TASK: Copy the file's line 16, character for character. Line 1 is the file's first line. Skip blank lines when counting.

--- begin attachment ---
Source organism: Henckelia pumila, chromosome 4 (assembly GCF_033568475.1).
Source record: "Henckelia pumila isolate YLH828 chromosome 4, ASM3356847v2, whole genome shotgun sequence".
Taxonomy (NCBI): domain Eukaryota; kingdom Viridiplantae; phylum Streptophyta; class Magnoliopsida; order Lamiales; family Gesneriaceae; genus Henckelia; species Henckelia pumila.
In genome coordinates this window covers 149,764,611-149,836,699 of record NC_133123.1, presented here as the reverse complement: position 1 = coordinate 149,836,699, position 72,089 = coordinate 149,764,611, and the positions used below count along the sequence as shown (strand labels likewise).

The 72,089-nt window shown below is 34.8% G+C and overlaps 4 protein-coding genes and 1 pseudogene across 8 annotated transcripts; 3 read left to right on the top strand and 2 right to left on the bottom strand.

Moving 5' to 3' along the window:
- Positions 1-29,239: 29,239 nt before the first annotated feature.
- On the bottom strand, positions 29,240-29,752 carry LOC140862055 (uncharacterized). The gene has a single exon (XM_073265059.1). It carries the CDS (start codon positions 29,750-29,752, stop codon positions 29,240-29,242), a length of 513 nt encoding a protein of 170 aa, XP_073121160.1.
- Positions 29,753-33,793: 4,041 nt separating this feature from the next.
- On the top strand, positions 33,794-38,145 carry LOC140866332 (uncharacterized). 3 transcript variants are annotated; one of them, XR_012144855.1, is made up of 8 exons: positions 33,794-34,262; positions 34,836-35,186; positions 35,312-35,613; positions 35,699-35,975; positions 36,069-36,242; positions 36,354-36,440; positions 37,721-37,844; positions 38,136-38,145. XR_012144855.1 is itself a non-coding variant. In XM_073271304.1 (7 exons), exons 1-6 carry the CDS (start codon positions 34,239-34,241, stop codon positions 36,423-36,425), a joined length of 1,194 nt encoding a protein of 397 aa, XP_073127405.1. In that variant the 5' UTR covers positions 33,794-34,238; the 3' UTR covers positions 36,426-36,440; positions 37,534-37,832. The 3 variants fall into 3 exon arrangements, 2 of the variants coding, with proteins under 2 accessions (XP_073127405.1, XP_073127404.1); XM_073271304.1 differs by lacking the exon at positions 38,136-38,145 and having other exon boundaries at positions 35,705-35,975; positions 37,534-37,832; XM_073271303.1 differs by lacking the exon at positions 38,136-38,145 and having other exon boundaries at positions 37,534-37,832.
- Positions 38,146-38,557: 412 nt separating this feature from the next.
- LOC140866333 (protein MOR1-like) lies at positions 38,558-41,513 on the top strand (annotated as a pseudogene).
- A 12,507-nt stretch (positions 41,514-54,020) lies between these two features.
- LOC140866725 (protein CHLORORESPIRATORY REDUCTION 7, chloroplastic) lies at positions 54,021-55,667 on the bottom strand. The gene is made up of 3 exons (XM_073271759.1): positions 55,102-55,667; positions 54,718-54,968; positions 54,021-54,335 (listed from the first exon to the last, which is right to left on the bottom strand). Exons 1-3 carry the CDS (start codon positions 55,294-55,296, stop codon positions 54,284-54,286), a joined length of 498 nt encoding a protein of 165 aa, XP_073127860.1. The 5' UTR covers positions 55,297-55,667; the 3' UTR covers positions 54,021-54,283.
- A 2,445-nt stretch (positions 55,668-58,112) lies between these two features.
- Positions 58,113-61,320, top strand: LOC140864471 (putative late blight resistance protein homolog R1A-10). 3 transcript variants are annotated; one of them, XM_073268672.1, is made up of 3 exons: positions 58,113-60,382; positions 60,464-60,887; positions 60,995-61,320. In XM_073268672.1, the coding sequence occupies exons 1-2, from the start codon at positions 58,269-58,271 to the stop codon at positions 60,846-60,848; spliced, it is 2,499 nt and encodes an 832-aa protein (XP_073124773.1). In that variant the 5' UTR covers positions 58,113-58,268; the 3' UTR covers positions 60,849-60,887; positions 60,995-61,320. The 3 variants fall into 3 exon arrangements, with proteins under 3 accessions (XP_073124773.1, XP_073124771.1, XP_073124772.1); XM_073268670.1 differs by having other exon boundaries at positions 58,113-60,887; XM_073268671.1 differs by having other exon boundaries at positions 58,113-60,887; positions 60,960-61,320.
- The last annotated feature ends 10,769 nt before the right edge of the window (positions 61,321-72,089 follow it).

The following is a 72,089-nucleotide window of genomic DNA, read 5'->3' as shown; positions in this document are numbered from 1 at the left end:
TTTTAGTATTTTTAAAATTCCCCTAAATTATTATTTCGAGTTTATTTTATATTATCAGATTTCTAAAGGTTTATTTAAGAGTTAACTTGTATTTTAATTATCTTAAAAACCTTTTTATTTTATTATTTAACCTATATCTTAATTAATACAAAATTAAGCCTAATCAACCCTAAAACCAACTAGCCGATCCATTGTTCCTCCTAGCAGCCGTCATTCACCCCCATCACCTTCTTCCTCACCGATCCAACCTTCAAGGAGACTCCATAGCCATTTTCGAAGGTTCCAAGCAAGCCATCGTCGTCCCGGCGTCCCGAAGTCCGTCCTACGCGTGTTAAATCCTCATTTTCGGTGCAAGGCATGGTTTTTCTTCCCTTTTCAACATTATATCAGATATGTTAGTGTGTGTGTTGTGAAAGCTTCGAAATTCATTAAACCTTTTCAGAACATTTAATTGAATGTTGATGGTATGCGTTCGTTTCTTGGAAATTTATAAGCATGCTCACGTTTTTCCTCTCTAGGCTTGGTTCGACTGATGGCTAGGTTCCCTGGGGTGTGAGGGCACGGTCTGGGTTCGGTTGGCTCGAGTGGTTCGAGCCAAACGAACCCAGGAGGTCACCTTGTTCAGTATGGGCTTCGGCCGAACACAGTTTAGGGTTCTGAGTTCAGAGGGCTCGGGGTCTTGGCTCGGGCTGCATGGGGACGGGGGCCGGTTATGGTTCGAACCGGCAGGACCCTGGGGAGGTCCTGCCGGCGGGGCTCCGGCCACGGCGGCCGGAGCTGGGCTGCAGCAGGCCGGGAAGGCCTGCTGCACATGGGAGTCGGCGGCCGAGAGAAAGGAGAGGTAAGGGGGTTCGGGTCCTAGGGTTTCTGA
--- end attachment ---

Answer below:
- Positions 58,113-61,320, top strand: LOC140864471 (putative late blight resistance protein homolog R1A-10). 3 transcript variants are annotated; one of them, XM_073268672.1, is made up of 3 exons: positions 58,113-60,382; positions 60,464-60,887; positions 60,995-61,320. In XM_073268672.1, the coding sequence occupies exons 1-2, from the start codon at positions 58,269-58,271 to the stop codon at positions 60,846-60,848; spliced, it is 2,499 nt and encodes an 832-aa protein (XP_073124773.1). In that variant the 5' UTR covers positions 58,113-58,268; the 3' UTR covers positions 60,849-60,887; positions 60,995-61,320. The 3 variants fall into 3 exon arrangements, with proteins under 3 accessions (XP_073124773.1, XP_073124771.1, XP_073124772.1); XM_073268670.1 differs by having other exon boundaries at positions 58,113-60,887; XM_073268671.1 differs by having other exon boundaries at positions 58,113-60,887; positions 60,960-61,320.